7. An impossible task out of so many to choose only one! Off the top of my head I will go with Edna St. Vincent Millay’s First Fig. It is short and to the point.
    “My candle burns at both ends; It will not last the night; But ah, my foes, and oh, my friends – it gives a lovely light.”
    The other two that came quickly to mind were Christina Rossetti’s Goblin Market and Dorothy Parker’s Resumé.

    Liked by 1 person

  8. Stephen Griffin

    “On a Dream” or “To Autumn” by Keats and “The Song of Wandering Aengus” by Yeats.


  9. I think my favourite poems are the ones that I write! And I´m not really sure if you could call it poetry.

    The poem of Spike Milligan, the first one I thought it was brilliant for my taste at least. It´s sort of nutty, doesn´t use fancy words that I usually need a dictionary by my side when I read deep meaningful poetry, which I love reading and writing too, but once in a while or maybe more than once I like that out of the blue using crazy words sounds very spontaneous like the one of Mr. Milligan.


  10. It’s great to find an expert who can exilapn things so well


  11. It’s good to see someone thikning it through.


  12. My absolute favorite poem is ‘Stopping By Woods On A Snowy Evening’ by the brilliant Robert Frost.
    Thank you for posting about Robert Frost and his wonderful poetry.
    Have a nice day! 🙂

    Liked by 2 people

    • arjuntherajeev. I love Robert Frost’s poetry. His poems, each of them, offers a perspective on life that has inspired me since i was a little girl and that was a long time ago. I have stopped by the woods and stared at the two road diverged by a yellow woods… Thanks for reminding me. Stay in touch.


  13. My favorite poem is concise ,simple and direct ..

    To all those that I meet
    With Kindness I will greet
    With a smiling face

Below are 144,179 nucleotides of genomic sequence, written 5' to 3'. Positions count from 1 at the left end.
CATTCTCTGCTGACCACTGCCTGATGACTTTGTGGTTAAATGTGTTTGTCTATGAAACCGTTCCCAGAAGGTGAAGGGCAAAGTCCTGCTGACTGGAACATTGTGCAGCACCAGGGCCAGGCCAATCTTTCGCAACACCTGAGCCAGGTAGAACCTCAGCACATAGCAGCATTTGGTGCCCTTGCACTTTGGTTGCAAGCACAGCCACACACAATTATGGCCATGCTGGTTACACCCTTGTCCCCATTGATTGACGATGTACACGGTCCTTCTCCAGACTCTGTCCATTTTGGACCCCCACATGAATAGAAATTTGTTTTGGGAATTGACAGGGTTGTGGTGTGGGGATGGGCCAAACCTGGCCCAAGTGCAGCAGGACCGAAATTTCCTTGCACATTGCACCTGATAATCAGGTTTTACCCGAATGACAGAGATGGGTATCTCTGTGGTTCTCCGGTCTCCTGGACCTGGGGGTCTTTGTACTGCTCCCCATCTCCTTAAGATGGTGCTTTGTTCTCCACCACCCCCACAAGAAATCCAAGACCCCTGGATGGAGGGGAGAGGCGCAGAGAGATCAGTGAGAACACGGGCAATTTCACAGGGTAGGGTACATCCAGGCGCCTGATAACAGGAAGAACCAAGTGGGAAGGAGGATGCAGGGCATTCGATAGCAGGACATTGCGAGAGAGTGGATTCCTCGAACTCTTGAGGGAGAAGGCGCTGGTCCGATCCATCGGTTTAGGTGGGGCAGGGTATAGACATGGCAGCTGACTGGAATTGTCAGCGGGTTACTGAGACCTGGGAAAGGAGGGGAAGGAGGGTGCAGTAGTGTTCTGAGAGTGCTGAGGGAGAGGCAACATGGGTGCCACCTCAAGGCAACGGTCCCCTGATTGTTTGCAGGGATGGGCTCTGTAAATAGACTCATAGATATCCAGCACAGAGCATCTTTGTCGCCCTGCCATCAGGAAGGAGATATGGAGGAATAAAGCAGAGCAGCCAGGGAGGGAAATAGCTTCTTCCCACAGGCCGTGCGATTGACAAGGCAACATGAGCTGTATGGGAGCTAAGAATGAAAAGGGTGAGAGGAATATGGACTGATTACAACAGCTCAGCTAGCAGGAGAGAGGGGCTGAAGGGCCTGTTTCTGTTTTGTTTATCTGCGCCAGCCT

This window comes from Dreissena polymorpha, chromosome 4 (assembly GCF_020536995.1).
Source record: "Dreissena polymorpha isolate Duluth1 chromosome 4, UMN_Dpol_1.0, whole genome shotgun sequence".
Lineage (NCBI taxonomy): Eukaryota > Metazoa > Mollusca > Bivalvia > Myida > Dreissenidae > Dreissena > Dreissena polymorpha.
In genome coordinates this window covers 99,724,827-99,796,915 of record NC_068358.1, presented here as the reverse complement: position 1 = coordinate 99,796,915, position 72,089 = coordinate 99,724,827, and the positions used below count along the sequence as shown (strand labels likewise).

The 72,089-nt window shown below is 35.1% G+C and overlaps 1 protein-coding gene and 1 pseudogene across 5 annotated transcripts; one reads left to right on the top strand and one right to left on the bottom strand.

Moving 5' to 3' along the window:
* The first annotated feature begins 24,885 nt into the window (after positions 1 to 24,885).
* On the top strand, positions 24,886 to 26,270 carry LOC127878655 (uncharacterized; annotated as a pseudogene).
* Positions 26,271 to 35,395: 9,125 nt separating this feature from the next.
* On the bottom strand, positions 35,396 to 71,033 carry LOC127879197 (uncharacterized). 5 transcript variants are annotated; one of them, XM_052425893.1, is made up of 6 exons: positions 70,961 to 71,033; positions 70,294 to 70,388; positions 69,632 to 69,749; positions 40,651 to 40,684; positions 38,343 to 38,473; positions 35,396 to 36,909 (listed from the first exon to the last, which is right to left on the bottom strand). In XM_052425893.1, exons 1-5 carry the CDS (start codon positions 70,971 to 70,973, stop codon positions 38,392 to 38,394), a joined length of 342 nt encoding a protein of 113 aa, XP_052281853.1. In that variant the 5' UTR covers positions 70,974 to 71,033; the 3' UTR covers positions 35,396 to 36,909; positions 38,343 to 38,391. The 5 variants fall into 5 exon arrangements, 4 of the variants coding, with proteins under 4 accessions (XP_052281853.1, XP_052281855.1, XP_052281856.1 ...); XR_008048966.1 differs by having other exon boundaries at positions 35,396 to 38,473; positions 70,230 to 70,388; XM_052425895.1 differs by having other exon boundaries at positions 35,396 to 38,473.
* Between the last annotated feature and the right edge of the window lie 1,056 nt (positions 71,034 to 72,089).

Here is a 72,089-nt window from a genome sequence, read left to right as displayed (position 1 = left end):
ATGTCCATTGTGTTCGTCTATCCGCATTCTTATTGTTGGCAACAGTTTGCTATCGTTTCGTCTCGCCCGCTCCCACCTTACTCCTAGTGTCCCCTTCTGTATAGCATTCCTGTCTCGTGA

and a friendly trace,
    I will teach them to be kind
    In Soul, in Heart, and Mind.

    By Jessica M. Faasavalu

    Liked by 1 person

  14. When I was young and romantic, this was my favorite poem too. But then I gained more exposure to literature and poetry and now, after fifty years I consider Paradise Lost as my my favorite poem. But for general pleasure, I’ll take almost any poem by Theodore Roethke.

    Liked by 1 person

  15. Elegy for Jane – Theodore Roethke

    (My student, thrown by a horse)

    I remember the neckcurls, limp and damp as tendrils;
    And her quick look, a sidelong pickerel smile;
    And how, once started into talk, the light syllables leaped for her.
    And she balanced in the delight of her thought,
    A wren, happy, tail into the wind,
    Her song trembling the twigs and small branches.
    The shade sang with her;
    The leaves, their whispers turned to kissing,
    And the mould sang in the bleached valleys under the rose.

    Oh, when she was sad, she cast herself down into such a pure depth,
    Even a father could not find her:
    Scraping her cheek against straw,
    Stirring the clearest water.
    My sparrow, you are not here,
    Waiting like a fern, making a spiney shadow.
    The sides of wet stones cannot console me,
    Nor the moss, wound with the last light.

    If only I could nudge you from this sleep,
    My maimed darling, my skittery pigeon.
    Over this damp grave I speak the words of my love:
    I, with no rights in this matter,
    Neither father nor lover.


  16. Not cliché at all! It was one of a handful I was considering. I think we need more rage against the dying of the light today. Don’t you?